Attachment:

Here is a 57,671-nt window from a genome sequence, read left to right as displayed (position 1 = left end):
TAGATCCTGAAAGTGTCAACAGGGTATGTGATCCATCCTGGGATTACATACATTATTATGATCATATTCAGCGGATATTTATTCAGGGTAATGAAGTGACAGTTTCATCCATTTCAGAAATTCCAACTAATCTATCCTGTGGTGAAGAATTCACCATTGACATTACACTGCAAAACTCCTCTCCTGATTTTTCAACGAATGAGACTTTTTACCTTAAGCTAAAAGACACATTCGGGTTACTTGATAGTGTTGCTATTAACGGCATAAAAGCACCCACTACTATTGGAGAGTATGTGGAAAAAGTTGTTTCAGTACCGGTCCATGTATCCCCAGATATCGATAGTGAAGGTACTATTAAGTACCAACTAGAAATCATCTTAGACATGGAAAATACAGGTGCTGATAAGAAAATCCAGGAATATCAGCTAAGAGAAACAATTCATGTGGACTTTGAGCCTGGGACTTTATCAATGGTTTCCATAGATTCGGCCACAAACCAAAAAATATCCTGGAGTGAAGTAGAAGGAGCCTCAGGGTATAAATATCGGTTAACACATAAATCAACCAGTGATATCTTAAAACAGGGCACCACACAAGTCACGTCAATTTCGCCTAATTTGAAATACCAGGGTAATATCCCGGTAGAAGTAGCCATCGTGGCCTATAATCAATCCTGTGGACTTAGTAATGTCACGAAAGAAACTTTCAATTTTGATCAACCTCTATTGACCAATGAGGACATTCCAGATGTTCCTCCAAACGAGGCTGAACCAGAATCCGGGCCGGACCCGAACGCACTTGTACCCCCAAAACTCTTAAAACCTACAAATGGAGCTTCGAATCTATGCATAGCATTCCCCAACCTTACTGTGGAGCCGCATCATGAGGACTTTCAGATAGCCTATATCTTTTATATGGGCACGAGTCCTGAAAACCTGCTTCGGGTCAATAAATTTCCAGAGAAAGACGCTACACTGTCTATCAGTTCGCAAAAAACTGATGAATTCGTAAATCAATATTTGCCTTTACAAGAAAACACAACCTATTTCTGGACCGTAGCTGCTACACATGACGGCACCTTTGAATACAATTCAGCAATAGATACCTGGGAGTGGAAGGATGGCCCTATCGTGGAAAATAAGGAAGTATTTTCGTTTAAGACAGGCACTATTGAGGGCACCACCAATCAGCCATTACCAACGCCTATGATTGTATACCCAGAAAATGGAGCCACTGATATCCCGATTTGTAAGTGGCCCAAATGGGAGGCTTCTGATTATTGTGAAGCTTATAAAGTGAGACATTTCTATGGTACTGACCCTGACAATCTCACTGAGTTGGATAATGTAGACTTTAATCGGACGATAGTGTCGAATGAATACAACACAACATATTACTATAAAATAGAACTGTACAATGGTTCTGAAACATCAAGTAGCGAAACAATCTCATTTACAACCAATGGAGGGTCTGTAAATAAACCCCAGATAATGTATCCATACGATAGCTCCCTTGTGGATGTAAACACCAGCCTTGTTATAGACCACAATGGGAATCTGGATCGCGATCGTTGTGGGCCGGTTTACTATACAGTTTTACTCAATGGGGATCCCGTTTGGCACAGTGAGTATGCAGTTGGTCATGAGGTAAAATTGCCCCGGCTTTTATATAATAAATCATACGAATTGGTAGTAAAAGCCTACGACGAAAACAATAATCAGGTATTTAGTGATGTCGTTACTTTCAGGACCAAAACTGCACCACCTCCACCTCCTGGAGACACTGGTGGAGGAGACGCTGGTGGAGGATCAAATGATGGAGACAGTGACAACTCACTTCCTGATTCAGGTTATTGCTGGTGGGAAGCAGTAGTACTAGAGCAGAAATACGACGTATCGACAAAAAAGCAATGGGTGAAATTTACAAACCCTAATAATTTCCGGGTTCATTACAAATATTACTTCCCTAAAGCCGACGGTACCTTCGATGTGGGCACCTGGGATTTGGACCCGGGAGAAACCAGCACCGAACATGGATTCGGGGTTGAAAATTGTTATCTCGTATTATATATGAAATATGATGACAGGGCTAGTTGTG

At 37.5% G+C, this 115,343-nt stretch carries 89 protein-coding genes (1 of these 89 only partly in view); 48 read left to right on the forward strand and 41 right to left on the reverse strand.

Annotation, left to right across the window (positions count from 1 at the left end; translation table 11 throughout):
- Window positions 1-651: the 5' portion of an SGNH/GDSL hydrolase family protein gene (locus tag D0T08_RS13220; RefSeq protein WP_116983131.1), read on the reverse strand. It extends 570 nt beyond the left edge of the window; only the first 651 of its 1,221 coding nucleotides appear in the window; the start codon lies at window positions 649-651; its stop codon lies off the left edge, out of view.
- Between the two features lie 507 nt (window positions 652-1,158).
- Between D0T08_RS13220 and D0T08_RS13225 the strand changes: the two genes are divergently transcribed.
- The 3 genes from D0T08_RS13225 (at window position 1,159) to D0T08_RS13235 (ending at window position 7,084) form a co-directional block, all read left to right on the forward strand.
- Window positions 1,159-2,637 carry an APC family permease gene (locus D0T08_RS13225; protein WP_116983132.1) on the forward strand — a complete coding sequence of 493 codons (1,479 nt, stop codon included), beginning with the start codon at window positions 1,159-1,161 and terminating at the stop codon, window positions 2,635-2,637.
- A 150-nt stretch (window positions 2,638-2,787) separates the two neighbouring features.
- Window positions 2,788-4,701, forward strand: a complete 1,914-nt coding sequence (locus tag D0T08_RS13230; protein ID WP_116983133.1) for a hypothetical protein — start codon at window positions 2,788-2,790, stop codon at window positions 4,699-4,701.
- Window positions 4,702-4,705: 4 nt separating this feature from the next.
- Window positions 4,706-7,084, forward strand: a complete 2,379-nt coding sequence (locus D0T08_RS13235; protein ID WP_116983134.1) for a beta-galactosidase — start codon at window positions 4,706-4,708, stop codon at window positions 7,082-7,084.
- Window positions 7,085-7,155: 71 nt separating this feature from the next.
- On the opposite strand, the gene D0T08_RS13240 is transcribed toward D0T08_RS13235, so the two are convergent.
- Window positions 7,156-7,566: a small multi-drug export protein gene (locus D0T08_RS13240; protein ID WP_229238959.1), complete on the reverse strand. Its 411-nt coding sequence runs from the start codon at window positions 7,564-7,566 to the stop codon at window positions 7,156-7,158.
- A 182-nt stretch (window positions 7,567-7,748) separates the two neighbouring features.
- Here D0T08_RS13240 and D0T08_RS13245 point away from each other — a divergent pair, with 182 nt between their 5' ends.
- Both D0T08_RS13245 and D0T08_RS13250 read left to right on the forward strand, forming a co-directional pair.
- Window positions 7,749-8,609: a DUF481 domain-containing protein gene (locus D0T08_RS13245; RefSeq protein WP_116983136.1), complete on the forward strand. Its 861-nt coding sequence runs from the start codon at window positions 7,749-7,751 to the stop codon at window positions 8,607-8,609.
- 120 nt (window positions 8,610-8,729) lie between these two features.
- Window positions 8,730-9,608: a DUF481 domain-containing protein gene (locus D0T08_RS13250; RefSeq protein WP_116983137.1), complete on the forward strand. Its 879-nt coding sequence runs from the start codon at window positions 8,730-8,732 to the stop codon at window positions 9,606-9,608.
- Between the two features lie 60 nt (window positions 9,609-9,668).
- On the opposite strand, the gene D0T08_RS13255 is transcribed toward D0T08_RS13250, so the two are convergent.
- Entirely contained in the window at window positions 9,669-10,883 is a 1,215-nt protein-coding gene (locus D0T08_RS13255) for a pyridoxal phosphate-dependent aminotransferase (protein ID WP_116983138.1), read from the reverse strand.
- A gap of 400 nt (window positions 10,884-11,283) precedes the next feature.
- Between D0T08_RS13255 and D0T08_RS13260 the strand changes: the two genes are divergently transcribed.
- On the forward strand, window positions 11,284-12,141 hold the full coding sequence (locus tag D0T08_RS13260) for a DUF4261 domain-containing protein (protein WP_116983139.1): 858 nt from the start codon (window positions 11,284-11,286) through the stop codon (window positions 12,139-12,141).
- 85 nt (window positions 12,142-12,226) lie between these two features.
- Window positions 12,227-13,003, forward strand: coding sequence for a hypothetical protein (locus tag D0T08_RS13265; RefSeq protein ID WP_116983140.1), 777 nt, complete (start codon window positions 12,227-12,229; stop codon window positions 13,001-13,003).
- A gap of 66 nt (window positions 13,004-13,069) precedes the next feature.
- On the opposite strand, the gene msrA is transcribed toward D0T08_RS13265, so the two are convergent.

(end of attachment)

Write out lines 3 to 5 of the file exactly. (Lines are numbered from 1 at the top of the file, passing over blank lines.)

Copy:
At 37.5% G+C, this 115,343-nt stretch carries 89 protein-coding genes (1 of these 89 only partly in view); 48 read left to right on the forward strand and 41 right to left on the reverse strand.

Annotation, left to right across the window (positions count from 1 at the left end; translation table 11 throughout):
- Window positions 1-651: the 5' portion of an SGNH/GDSL hydrolase family protein gene (locus tag D0T08_RS13220; RefSeq protein WP_116983131.1), read on the reverse strand. It extends 570 nt beyond the left edge of the window; only the first 651 of its 1,221 coding nucleotides appear in the window; the start codon lies at window positions 649-651; its stop codon lies off the left edge, out of view.